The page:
Forum Archive :
In tournaments, the score is omnipresent factor, competitors must
always make their plays and use the cube with this in mind.
I can hardly over-emphasize the importance of the cube,its influence
on play. In simple terms I would say that I will give any opponent any
opening move he wants so long as I can start with with the cube on my
side.Handling the cube correctly is a major part of backgammon it must be
since it determinates the end of eighty percent of all games.
When bearing in against a 3 or 4 point anchor, the status of the race
is usually more important than flexibility. The best strategy is to
preserve the prime and dump the spares behind his opponents anchor,
braking only when forced to do so.
Most of the decisions that you have to make come in the middle game
when you are trying to adjust timing, and decide whether or not to
hit, to maintain contact or run, these are positions that are most
interesting, they require a great imagination.
Every turn is a new decision, always, never forget. The biggest error
you can make is to fail to double at the appropriate time.
In general, when the decision is otherwise very close you should lean
towards a race when you own the cube, but lean towards contact positions
when your opponent owns the cube.
The doubling cube holds the key to being a winner or a loser. good
checker play will never compensate for serious errors of judgement on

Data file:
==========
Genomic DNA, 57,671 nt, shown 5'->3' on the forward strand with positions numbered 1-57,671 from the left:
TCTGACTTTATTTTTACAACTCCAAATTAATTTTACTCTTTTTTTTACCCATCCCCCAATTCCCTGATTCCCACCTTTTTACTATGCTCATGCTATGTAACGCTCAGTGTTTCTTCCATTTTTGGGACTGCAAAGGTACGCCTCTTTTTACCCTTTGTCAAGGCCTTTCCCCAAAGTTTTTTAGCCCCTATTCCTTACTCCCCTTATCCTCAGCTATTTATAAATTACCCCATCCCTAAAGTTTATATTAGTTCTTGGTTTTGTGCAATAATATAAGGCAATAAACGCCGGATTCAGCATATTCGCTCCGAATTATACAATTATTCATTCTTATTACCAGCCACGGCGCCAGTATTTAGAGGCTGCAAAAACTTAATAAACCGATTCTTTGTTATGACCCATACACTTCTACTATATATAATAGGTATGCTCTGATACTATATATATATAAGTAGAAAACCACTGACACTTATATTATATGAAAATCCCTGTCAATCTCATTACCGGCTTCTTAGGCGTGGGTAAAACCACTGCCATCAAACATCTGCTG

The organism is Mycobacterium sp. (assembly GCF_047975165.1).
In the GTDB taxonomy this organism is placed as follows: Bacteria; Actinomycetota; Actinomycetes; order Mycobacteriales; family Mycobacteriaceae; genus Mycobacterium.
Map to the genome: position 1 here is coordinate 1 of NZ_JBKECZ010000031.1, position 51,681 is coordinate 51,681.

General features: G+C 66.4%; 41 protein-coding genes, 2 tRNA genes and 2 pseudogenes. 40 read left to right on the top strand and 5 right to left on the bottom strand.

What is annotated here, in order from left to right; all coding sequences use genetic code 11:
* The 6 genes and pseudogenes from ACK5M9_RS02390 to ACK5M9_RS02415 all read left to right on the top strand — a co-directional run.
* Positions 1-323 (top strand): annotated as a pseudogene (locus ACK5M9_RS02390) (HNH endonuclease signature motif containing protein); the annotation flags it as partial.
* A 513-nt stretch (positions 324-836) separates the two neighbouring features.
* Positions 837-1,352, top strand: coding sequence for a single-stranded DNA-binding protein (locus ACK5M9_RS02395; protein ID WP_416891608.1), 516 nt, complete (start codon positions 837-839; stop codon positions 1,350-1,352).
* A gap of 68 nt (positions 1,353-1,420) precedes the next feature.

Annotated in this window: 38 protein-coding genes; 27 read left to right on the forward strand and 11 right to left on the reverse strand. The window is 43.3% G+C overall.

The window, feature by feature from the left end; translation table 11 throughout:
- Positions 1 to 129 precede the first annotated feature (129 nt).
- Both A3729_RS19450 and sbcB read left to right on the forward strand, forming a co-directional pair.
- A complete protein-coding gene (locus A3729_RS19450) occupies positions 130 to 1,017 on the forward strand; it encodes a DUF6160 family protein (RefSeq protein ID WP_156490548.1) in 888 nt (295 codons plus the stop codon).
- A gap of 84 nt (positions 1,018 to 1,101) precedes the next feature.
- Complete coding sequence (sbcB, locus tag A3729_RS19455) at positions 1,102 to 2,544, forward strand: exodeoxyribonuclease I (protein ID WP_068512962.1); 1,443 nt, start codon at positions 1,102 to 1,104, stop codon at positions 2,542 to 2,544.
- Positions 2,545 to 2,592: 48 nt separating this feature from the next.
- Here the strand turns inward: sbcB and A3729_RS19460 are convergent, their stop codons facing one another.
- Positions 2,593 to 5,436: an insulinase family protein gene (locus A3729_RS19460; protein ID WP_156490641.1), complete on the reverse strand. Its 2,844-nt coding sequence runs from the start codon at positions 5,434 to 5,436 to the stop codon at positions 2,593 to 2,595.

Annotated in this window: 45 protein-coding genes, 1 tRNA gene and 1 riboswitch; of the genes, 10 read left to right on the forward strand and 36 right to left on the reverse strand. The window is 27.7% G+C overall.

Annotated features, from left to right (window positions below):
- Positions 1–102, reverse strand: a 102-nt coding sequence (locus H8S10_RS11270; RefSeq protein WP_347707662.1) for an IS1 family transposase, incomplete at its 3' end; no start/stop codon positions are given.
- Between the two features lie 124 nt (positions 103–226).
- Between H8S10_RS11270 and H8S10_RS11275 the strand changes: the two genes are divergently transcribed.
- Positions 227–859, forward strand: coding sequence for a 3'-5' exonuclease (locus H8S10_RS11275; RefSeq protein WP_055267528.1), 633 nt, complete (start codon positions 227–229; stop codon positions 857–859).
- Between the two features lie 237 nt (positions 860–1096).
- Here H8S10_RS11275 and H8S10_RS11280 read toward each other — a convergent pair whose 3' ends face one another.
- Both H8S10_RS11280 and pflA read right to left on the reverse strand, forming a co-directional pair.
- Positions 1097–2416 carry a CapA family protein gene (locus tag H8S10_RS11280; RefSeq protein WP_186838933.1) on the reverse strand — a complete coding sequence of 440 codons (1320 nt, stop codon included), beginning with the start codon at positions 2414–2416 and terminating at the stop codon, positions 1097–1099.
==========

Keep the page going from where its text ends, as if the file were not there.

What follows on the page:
doubling. A good part of the skill is accepting or refusing doubles lies
in being able to recognize which positions are gammon prone and which are
not. In any position where you are under attach and have no anchor in your
opponents board,you risk being closed out and gammond. Many seeminly
inferior positions can be taken when you have an anchor.
Paul M. X-22
Moving checkers is easy, its the thinking that scares me. Annony.
- Against a weaker opponent (Kit Woolsey, July 1994)
- Closed board cube decisions (Dan Pelton+, Jan 2009)
- Cube concepts (Peter Bell, Aug 1995)
- Early game blitzes (kruidenbuiltje, Jan 2011)
- Early-late ratio (Tom Keith, Sept 2003)
- Endgame close out: Michael's 432 rule (Michael Bo Hansen+, Feb 1998)
- Endgame close out: Spleischft formula (Simon Larsen, Sept 1999)
- Endgame closeout: win percentages (David Rubin+, Oct 2010)
- Evaluating the position (Daniel Murphy, Feb 2001)
- Evaluating the position (Daniel Murphy, Mar 2000)
- How does rake affect cube actions? (Paul Epstein+, Sept 2005)
- How to use the doubling cube (Michael J. Zehr, Nov 1993)
- Liveliness of the cube (Kit Woolsey, Apr 1997)
- PRAT--Position, Race, and Threats (Alan Webb, Feb 2001)
- Playing your opponent (Morris Pearl+, Jan 2002)
- References (Chuck Bower, Nov 1997)
- Robertie's rule (Chuck Bower, Sept 2006)
- Rough guidelines (Michael J. Zehr, Dec 1993)
- Tells (Tad Bright+, Nov 2003)
- The take/pass decision (Otis+, Aug 2007)
- Too good to double (Michael J. Zehr, May 1997)
- Too good to double--Janowski's formula (Chuck Bower, Jan 1997)
- Value of an ace-point game (Raccoon+, June 2006)
- Value of an ace-point game (Øystein Johansen, Aug 2000)
- Volatility (Chuck Bower, Oct 1998)
- Volatility (Kit Woolsey, Sept 1996)
- When to accept a double (Daniel Murphy+, Feb 2001)
- When to beaver (Walter Trice, Aug 1999)
- When to double (Kit Woolsey, Nov 1994)
- With the Jacoby rule (KL Gerber+, Nov 2002)
- With the Jacoby rule (Gary Wong, Dec 1997)
- Woolsey's law (PersianLord+, Mar 2008)
- Woolsey's law (Kit Woolsey, Sept 1996)
- Words of wisdom (Chris C., Dec 2003)